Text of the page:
Residents unhappy with vandalism in Camp Washington

By Dan Wells - bio | email

CAMP WASHINGTON, OH (FOX19) - "They have no respect for private or public property."

That's how residents describe criminals who continue to vandalize one of Cincinnati's oldest neighborhoods.

Building throughout the area are full of messages, murals and graffiti. People who love this historic community say it needs to be stopped.

"Mailboxes, trucks, truck containers, industrial walls, public signs you name it," said Community Organizer Joseph Gorman.

It's a sight that makes members of the Camp Washington Community Council dizzy with anger.

"I live here. I like the neighborhood," said Bill Clark. "I've been here for years and I'm proud to call it my home."

But in recent years, taggers have begun calling the historic neighborhood home.

"There is thousand and thousands of dollars worth of damage to these properties down here, a lot of them historical buildings," said Gorman.

The Crosley building that sits right at the junction between southbound Interstate 75 and Interstate 74 is full of markings on all four floors, both inside and out.

"They usually concentrate on three tags per gang and what they do is they go and do these tags everywhere. I mean what every public or private surface they will find they'll tag it," said Gorman.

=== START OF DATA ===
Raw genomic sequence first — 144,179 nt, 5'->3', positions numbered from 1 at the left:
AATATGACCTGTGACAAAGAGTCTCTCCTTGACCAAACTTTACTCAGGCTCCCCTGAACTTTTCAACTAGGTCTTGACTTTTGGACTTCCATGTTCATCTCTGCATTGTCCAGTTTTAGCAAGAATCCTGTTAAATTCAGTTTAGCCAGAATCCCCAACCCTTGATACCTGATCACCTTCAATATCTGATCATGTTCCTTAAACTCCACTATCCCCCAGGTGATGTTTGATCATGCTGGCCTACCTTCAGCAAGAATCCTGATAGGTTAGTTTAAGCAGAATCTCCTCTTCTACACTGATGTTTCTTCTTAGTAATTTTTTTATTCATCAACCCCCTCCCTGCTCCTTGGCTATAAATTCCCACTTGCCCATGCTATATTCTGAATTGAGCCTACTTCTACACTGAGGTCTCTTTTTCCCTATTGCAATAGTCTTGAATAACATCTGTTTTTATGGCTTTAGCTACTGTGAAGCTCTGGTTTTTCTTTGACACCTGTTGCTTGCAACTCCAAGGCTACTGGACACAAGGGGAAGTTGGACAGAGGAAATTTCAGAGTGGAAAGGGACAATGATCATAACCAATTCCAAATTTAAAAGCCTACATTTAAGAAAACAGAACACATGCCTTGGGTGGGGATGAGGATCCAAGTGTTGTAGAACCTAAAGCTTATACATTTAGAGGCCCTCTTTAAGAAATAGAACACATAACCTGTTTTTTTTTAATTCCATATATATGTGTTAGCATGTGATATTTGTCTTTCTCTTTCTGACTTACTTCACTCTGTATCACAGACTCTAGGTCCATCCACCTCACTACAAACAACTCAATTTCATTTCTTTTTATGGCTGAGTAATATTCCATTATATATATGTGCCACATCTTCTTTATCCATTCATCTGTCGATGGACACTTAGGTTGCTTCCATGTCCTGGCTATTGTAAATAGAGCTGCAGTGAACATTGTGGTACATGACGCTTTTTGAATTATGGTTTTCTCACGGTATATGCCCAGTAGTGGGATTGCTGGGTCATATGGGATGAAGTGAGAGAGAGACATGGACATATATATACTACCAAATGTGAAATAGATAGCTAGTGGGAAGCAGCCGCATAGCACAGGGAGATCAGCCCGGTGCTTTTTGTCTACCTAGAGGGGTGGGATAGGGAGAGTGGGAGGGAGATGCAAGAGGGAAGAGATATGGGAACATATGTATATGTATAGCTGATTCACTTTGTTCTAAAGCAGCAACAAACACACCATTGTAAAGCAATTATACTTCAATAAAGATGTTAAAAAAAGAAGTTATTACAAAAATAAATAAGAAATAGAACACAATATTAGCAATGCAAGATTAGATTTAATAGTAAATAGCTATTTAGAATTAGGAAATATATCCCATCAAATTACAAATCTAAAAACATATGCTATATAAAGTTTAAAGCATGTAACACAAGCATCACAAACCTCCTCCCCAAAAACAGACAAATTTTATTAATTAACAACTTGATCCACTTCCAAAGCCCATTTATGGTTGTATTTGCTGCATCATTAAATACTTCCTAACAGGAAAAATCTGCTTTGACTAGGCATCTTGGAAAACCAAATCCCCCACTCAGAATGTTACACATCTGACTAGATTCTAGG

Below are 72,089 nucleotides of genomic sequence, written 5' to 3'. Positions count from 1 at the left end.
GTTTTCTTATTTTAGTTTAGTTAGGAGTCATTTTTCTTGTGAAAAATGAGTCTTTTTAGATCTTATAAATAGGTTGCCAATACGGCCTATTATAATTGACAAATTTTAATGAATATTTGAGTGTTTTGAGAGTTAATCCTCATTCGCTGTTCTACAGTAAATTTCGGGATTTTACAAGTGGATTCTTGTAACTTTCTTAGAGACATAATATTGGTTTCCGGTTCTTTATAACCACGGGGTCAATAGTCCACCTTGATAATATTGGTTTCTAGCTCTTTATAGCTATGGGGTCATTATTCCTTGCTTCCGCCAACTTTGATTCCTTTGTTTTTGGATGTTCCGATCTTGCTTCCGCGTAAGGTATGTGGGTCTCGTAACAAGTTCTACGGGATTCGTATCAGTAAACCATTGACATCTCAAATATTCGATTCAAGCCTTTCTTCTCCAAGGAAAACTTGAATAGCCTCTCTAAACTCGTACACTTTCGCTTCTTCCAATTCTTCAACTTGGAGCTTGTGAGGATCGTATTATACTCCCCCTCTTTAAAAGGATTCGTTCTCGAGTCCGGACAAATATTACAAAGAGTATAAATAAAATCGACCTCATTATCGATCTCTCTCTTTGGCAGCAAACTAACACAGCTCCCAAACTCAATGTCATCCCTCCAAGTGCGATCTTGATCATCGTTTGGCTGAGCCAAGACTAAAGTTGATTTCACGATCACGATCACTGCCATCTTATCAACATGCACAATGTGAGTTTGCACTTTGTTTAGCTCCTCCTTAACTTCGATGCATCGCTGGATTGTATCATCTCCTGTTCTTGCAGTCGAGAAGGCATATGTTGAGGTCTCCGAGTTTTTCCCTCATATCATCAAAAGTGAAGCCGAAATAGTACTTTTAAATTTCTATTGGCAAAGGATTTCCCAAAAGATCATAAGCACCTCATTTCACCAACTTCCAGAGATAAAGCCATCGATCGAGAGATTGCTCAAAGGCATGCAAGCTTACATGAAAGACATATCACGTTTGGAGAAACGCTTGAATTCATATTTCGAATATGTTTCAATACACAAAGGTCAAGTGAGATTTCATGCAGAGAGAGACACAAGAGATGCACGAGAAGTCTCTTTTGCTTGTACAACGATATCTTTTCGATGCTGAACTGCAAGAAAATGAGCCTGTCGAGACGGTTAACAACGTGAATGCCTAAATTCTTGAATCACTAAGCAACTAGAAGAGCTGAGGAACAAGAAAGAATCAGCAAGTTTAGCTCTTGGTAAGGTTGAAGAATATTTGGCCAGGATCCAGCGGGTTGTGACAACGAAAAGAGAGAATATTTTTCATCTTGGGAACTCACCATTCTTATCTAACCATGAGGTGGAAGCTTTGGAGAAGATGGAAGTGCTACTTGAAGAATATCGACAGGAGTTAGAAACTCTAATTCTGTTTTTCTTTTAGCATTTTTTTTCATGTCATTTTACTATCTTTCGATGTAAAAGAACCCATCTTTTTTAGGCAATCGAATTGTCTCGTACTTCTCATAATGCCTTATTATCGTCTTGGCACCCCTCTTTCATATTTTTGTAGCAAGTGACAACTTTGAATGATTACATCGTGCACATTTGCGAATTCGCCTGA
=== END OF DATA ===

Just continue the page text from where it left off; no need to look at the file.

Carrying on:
Gorman says these criminals focus on Camp Washington because of its location and vacant buildings.

"It's very convenient, and the industrial area along Spring Grove and Colerain is pretty quite in the middle of the night and that is when a lot of the taggers come out," said Gorman.

Its not just old buildings being tagged. Post boxes are being hit and new signs have the markings of criminals."

But despite all the work ahead, Clark says he and others are winning the war to improve and clean-up Camp Washington and they have a strong message for anyone that gets in their way.

"Would be taggers if we see you we're going to catch you, and if we catch you, you're going to jail," said Clark.

Police have made arrests for the incidents. Two teenagers were caught tagging in February, and they could face felony charges.